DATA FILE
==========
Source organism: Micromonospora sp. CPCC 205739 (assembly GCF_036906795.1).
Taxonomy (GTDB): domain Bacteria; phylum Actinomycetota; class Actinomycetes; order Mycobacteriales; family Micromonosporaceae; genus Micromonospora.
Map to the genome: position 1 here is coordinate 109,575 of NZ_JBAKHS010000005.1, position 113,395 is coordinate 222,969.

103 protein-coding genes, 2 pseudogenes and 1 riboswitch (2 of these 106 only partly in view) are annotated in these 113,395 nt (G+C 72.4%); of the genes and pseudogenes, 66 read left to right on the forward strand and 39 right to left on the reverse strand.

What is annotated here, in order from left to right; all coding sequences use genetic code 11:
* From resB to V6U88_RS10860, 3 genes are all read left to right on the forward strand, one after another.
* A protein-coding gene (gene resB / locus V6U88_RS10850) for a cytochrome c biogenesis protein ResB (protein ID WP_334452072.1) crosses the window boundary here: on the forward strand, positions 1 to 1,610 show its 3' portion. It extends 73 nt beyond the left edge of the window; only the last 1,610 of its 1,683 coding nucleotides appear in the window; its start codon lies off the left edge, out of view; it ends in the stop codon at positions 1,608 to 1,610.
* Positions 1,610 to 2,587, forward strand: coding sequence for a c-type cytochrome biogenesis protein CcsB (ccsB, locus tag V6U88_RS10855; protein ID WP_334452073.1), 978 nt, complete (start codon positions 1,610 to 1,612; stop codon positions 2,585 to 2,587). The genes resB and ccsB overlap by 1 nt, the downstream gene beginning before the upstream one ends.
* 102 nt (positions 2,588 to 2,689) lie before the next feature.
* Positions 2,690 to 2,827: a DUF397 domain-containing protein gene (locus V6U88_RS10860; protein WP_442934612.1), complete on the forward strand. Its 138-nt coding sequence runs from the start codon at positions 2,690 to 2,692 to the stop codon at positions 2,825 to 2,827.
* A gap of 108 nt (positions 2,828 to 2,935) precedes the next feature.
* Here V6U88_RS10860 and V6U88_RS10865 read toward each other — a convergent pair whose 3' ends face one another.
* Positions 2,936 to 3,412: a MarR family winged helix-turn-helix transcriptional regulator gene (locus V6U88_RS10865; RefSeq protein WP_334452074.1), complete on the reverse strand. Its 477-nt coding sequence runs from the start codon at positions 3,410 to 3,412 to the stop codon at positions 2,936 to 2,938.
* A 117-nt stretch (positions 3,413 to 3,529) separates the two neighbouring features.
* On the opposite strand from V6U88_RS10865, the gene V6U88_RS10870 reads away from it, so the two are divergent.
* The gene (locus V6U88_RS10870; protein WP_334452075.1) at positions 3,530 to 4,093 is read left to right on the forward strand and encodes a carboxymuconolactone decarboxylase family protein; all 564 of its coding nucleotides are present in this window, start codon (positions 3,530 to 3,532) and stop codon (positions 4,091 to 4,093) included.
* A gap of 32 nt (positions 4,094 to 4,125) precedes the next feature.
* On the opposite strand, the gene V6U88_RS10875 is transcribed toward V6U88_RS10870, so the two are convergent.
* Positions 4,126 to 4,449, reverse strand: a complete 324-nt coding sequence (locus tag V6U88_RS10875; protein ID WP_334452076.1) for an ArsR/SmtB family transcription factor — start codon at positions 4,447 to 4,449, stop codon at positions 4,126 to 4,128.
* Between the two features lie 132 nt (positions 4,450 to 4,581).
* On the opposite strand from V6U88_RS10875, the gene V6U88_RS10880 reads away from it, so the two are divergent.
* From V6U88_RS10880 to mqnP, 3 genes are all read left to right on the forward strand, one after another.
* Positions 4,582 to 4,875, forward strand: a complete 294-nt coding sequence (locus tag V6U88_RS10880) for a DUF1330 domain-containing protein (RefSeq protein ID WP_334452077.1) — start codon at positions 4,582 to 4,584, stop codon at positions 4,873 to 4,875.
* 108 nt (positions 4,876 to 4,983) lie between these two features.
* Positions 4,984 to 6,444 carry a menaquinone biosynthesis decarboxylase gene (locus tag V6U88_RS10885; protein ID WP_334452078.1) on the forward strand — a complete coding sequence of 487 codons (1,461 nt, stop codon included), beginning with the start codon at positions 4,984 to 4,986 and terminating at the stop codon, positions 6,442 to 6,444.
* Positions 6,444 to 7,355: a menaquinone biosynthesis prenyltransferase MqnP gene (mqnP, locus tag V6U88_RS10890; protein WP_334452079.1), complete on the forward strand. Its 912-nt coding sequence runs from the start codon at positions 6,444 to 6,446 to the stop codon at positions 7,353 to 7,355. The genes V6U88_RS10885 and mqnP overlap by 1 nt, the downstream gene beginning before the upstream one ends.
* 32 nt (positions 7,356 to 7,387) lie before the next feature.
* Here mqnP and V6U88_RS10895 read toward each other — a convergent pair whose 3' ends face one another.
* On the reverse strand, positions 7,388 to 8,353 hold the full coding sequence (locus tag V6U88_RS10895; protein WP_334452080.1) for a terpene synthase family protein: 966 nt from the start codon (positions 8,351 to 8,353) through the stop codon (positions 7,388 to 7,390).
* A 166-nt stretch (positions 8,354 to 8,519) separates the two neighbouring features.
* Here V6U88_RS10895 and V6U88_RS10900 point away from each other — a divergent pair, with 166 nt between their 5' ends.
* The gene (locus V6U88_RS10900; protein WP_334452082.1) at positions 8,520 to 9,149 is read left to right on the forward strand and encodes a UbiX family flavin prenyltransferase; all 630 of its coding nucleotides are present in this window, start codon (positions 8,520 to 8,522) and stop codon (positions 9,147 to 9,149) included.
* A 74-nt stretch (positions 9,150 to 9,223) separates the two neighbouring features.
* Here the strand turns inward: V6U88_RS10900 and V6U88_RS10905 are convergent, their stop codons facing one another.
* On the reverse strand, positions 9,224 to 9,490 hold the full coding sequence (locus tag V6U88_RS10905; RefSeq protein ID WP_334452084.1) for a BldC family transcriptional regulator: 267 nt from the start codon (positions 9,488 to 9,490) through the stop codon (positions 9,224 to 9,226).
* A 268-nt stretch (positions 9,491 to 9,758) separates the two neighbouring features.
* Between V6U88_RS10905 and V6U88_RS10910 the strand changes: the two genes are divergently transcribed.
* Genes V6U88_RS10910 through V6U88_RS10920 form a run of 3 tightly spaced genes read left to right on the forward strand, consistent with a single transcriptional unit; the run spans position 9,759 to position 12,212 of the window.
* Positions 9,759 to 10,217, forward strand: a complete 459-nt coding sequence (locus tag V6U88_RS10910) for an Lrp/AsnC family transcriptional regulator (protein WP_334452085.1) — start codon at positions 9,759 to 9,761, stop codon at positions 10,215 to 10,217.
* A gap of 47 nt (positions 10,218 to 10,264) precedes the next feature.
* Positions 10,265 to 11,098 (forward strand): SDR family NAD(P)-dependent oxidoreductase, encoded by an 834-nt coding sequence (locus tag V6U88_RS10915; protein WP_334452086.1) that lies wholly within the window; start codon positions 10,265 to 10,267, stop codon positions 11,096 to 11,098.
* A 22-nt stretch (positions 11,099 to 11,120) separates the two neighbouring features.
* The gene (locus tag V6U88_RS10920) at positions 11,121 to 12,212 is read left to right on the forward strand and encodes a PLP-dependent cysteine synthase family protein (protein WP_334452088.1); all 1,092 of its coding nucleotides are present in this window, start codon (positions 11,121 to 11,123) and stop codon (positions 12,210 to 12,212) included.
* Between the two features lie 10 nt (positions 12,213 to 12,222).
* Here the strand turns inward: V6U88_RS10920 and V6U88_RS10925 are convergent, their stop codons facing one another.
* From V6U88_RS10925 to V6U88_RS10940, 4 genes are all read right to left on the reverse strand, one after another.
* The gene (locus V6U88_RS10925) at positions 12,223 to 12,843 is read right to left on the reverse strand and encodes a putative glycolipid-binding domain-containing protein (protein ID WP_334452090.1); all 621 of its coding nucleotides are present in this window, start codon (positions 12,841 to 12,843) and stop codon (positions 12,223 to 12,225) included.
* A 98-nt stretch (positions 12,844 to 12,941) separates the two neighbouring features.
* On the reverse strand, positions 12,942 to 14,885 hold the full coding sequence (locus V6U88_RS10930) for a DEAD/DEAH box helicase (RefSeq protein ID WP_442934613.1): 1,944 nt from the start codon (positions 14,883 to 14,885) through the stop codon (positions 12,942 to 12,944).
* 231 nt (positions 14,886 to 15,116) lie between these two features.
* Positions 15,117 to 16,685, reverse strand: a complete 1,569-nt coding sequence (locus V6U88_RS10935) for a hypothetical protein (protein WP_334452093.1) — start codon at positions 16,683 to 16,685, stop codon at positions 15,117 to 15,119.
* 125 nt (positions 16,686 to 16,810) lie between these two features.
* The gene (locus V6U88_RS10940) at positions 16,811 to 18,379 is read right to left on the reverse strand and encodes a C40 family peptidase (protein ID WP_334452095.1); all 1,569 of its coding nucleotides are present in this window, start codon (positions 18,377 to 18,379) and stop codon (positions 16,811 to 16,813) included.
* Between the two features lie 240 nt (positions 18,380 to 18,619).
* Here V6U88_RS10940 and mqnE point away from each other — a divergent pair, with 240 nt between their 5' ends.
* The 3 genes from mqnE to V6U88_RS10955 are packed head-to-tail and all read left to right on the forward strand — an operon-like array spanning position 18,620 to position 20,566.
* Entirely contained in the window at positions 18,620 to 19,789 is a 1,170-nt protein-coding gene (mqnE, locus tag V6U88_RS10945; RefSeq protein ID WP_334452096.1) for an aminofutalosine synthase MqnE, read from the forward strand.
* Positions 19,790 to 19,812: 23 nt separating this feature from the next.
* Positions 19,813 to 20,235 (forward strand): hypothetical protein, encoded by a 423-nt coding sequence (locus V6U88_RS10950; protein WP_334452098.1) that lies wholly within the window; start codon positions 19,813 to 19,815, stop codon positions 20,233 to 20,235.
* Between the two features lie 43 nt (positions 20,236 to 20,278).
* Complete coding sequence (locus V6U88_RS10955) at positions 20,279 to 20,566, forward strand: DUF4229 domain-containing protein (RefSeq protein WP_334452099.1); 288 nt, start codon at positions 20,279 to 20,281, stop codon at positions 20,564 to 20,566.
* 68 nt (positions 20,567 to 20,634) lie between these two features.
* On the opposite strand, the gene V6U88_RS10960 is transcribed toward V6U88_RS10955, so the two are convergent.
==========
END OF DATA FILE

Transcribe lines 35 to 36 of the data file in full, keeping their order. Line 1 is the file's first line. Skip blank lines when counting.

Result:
* On the reverse strand, positions 9,224 to 9,490 hold the full coding sequence (locus tag V6U88_RS10905; RefSeq protein ID WP_334452084.1) for a BldC family transcriptional regulator: 267 nt from the start codon (positions 9,488 to 9,490) through the stop codon (positions 9,224 to 9,226).
* A 268-nt stretch (positions 9,491 to 9,758) separates the two neighbouring features.